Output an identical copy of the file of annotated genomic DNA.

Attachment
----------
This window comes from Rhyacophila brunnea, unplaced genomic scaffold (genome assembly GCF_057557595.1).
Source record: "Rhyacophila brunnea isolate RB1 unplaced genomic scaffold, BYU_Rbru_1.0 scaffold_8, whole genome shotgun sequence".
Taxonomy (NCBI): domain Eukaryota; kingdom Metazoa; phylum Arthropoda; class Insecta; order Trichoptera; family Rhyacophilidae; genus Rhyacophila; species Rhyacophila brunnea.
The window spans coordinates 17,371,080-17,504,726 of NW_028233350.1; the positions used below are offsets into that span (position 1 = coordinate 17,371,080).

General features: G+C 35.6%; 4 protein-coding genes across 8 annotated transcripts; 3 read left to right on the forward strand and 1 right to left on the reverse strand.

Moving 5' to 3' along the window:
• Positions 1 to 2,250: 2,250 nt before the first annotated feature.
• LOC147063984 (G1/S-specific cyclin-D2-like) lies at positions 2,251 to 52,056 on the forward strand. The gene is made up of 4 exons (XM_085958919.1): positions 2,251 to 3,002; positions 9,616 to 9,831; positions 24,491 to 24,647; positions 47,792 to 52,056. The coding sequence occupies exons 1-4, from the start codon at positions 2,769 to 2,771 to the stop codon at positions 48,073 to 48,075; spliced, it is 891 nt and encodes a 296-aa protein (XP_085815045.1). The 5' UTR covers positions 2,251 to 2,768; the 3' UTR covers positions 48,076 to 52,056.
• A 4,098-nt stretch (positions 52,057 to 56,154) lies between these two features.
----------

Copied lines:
This window comes from Rhyacophila brunnea, unplaced genomic scaffold (genome assembly GCF_057557595.1).
Source record: "Rhyacophila brunnea isolate RB1 unplaced genomic scaffold, BYU_Rbru_1.0 scaffold_8, whole genome shotgun sequence".
Taxonomy (NCBI): domain Eukaryota; kingdom Metazoa; phylum Arthropoda; class Insecta; order Trichoptera; family Rhyacophilidae; genus Rhyacophila; species Rhyacophila brunnea.
The window spans coordinates 17,371,080-17,504,726 of NW_028233350.1; the positions used below are offsets into that span (position 1 = coordinate 17,371,080).

General features: G+C 35.6%; 4 protein-coding genes across 8 annotated transcripts; 3 read left to right on the forward strand and 1 right to left on the reverse strand.

Moving 5' to 3' along the window:
• Positions 1 to 2,250: 2,250 nt before the first annotated feature.
• LOC147063984 (G1/S-specific cyclin-D2-like) lies at positions 2,251 to 52,056 on the forward strand. The gene is made up of 4 exons (XM_085958919.1): positions 2,251 to 3,002; positions 9,616 to 9,831; positions 24,491 to 24,647; positions 47,792 to 52,056. The coding sequence occupies exons 1-4, from the start codon at positions 2,769 to 2,771 to the stop codon at positions 48,073 to 48,075; spliced, it is 891 nt and encodes a 296-aa protein (XP_085815045.1). The 5' UTR covers positions 2,251 to 2,768; the 3' UTR covers positions 48,076 to 52,056.
• A 4,098-nt stretch (positions 52,057 to 56,154) lies between these two features.